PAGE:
- Metals and Mining
Sims (ASX:SGM) Seems To Use Debt Quite Sensibly
Legendary fund manager Li Lu (who Charlie Munger backed) once said, 'The biggest investment risk is not the volatility of prices, but whether you will suffer a permanent loss of capital.' So it seems the smart money knows that debt - which is usually involved in bankruptcies - is a very important factor, when you assess how risky a company is. We can see that Sims Limited (ASX:SGM) does use debt in its business. But the more important question is: how much risk is that debt creating?
Why Does Debt Bring Risk?
Debt and other liabilities become risky for a business when it cannot easily fulfill those obligations, either with free cash flow or by raising capital at an attractive price. In the worst case scenario, a company can go bankrupt if it cannot pay its creditors. However, a more frequent (but still costly) occurrence is where a company must issue shares at bargain-basement prices, permanently diluting shareholders, just to shore up its balance sheet. Having said that, the most common situation is where a company manages its debt reasonably well - and to its own advantage. The first thing to do when considering how much debt a business uses is to look at its cash and debt together.
See our latest analysis for Sims
How Much Debt Does Sims Carry?
You can click the graphic below for the historical numbers, but it shows that as of June 2021 Sims had AU$232.0m of debt, an increase on AU$116.9m, over one year. But it also has AU$254.1m in cash to offset that, meaning it has AU$22.1m net cash.
How Healthy Is Sims' Balance Sheet?
Zooming in on the latest balance sheet data, we can see that Sims had liabilities of AU$850.7m due within 12 months and liabilities of AU$778.0m due beyond that. Offsetting this, it had AU$254.1m in cash and AU$574.5m in receivables that were due within 12 months. So it has liabilities totalling AU$800.1m more than its cash and near-term receivables, combined.
While this might seem like a lot, it is not so bad since Sims has a market capitalization of AU$2.71b, and so it could probably strengthen its balance sheet by raising capital if it needed to. But it's clear that we should definitely closely examine whether it can manage its debt without dilution. While it does have liabilities worth noting, Sims also has more cash than debt, so we're pretty confident it can manage its debt safely.
It was also good to see that despite losing money on the EBIT line last year, Sims turned things around in the last 12 months, delivering and EBIT of AU$111m. The balance sheet is clearly the area to focus on when you are analysing debt. But ultimately the future profitability of the business will decide if Sims can strengthen its balance sheet over time. So if you're focused on the future you can check out this free report showing analyst profit forecasts.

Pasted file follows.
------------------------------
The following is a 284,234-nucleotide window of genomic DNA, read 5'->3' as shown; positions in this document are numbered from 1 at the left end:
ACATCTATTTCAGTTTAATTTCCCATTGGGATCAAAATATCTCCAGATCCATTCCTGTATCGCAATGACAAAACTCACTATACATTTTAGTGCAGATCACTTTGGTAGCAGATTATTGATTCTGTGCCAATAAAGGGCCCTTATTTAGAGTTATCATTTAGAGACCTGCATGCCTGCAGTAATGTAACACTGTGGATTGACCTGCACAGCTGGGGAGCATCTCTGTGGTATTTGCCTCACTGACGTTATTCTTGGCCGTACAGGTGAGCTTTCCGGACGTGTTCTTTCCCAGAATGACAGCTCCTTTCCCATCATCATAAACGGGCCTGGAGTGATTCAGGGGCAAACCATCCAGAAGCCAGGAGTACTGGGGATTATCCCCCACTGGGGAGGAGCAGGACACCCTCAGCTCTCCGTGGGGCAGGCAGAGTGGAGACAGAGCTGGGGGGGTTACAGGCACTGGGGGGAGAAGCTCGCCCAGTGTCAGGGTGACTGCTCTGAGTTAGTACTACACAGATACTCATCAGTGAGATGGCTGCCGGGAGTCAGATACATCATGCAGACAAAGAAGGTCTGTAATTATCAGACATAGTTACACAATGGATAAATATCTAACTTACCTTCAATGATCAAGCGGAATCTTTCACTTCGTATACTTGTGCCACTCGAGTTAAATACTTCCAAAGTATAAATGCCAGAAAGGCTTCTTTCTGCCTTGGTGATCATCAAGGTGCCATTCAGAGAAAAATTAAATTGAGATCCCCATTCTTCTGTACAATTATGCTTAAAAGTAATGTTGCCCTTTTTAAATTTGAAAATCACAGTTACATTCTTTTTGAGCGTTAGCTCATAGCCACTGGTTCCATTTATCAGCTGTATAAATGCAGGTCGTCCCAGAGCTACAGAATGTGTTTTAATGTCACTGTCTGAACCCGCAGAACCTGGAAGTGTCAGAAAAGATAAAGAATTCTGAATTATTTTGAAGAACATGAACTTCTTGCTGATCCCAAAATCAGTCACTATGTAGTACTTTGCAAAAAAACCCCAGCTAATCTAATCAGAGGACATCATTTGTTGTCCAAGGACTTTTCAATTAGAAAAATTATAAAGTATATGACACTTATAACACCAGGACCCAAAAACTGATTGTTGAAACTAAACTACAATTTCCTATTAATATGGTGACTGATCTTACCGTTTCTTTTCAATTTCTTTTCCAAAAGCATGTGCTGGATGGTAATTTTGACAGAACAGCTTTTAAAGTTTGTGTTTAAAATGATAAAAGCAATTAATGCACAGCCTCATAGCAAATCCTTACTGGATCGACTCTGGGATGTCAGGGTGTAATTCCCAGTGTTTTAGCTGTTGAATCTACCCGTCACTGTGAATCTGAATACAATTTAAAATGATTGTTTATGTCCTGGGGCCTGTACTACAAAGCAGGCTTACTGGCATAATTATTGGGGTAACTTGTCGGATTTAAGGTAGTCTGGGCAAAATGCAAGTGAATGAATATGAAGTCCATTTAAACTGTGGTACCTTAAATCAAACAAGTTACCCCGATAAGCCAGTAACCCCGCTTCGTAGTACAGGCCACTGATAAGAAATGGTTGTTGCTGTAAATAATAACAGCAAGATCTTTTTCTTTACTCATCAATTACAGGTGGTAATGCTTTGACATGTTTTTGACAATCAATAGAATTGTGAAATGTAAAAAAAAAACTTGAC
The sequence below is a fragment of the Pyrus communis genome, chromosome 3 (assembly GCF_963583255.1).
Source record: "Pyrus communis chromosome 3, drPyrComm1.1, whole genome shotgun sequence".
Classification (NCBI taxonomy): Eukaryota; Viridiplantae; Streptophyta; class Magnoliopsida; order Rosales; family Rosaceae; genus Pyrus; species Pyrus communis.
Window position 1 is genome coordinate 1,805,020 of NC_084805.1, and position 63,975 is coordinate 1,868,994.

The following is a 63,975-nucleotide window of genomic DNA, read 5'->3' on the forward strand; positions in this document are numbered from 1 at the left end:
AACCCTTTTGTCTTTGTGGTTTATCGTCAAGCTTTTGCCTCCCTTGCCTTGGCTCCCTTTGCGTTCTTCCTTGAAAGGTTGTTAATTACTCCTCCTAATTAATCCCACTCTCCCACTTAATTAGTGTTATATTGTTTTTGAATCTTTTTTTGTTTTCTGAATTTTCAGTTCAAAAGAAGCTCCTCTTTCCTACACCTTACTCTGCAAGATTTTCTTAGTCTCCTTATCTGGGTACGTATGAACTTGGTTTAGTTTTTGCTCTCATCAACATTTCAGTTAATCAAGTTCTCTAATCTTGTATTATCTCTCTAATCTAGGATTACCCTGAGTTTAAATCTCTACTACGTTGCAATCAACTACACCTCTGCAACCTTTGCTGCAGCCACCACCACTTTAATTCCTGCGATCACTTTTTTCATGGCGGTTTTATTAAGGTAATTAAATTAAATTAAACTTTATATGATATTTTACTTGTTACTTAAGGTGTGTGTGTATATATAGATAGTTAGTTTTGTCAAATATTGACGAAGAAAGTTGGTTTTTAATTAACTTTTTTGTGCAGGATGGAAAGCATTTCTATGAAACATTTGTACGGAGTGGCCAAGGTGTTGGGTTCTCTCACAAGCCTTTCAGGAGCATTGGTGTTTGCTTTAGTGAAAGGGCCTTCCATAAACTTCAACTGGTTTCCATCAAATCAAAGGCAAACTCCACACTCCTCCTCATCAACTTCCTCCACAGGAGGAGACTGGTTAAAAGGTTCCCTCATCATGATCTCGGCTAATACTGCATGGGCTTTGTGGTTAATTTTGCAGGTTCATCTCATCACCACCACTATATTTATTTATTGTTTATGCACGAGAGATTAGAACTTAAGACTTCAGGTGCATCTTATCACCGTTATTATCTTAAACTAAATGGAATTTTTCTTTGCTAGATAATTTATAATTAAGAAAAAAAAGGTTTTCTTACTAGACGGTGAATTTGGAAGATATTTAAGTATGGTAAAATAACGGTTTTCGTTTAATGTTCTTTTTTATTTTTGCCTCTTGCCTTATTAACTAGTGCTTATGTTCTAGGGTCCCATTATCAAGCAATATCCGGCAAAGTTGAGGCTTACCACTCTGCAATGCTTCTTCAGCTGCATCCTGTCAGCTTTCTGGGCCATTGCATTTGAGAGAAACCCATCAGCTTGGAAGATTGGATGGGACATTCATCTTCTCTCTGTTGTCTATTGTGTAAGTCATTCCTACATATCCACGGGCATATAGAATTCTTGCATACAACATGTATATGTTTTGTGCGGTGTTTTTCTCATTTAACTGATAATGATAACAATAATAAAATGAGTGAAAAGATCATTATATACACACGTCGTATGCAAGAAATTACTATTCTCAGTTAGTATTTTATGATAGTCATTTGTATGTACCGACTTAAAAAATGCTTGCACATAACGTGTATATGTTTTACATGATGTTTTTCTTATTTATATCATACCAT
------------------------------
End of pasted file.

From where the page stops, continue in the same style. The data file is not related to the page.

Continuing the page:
Finally, while the tax-man may adore accounting profits, lenders only accept cold hard cash. Sims may have net cash on the balance sheet, but it is still interesting to look at how well the business converts its earnings before interest and tax (EBIT) to free cash flow, because that will influence both its need for, and its capacity to manage debt. Considering the last year, Sims actually recorded a cash outflow, overall. Debt is usually more expensive, and almost always more risky in the hands of a company with negative free cash flow. Shareholders ought to hope for an improvement.
Although Sims's balance sheet isn't particularly strong, due to the total liabilities, it is clearly positive to see that it has net cash of AU$22.1m. So we are not troubled with Sims's debt use. The balance sheet is clearly the area to focus on when you are analysing debt. But ultimately, every company can contain risks that exist outside of the balance sheet. These risks can be hard to spot. Every company has them, and we've spotted 3 warning signs for Sims (of which 1 can't be ignored!) you should know about.
If, after all that, you're more interested in a fast growing company with a rock-solid balance sheet, then check out our list of net cash growth stocks without delay.
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This article by Simply Wall St is general in nature. We provide commentary based on historical data and analyst forecasts only using an unbiased methodology and our articles are not intended to be financial advice. It does not constitute a recommendation to buy or sell any stock, and does not take account of your objectives, or your financial situation. We aim to bring you long-term focused analysis driven by fundamental data. Note that our analysis may not factor in the latest price-sensitive company announcements or qualitative material. Simply Wall St has no position in any stocks mentioned.
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Sims Limited engages in buying, processing, and selling ferrous and non-ferrous recycled metals in Australia, Bangladesh, China, Turkey, the United States, and internationally.
Excellent balance sheet average dividend payer.